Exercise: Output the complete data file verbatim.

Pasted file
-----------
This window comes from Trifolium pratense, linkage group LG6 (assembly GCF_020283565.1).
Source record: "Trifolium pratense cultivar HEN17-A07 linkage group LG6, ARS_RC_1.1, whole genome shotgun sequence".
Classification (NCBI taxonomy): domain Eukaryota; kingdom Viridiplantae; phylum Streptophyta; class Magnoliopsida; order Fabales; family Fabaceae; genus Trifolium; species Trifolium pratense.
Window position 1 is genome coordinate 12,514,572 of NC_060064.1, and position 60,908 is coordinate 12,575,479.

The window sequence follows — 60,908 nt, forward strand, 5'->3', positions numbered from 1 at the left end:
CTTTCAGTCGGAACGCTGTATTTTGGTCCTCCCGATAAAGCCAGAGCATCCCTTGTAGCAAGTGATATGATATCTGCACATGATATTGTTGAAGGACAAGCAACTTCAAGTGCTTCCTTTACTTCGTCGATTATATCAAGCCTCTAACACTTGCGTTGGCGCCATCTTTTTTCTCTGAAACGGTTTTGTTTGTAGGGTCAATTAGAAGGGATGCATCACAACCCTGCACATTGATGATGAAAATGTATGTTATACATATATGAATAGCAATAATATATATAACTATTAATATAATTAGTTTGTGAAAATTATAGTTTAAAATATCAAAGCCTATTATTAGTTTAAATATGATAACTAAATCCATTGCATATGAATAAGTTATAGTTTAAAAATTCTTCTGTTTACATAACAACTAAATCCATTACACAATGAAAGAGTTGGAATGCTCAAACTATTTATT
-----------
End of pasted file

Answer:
This window comes from Trifolium pratense, linkage group LG6 (assembly GCF_020283565.1).
Source record: "Trifolium pratense cultivar HEN17-A07 linkage group LG6, ARS_RC_1.1, whole genome shotgun sequence".
Classification (NCBI taxonomy): domain Eukaryota; kingdom Viridiplantae; phylum Streptophyta; class Magnoliopsida; order Fabales; family Fabaceae; genus Trifolium; species Trifolium pratense.
Window position 1 is genome coordinate 12,514,572 of NC_060064.1, and position 60,908 is coordinate 12,575,479.

The window sequence follows — 60,908 nt, forward strand, 5'->3', positions numbered from 1 at the left end:
CTTTCAGTCGGAACGCTGTATTTTGGTCCTCCCGATAAAGCCAGAGCATCCCTTGTAGCAAGTGATATGATATCTGCACATGATATTGTTGAAGGACAAGCAACTTCAAGTGCTTCCTTTACTTCGTCGATTATATCAAGCCTCTAACACTTGCGTTGGCGCCATCTTTTTTCTCTGAAACGGTTTTGTTTGTAGGGTCAATTAGAAGGGATGCATCACAACCCTGCACATTGATGATGAAAATGTATGTTATACATATATGAATAGCAATAATATATATAACTATTAATATAATTAGTTTGTGAAAATTATAGTTTAAAATATCAAAGCCTATTATTAGTTTAAATATGATAACTAAATCCATTGCATATGAATAAGTTATAGTTTAAAAATTCTTCTGTTTACATAACAACTAAATCCATTACACAATGAAAGAGTTGGAATGCTCAAACTATTTATT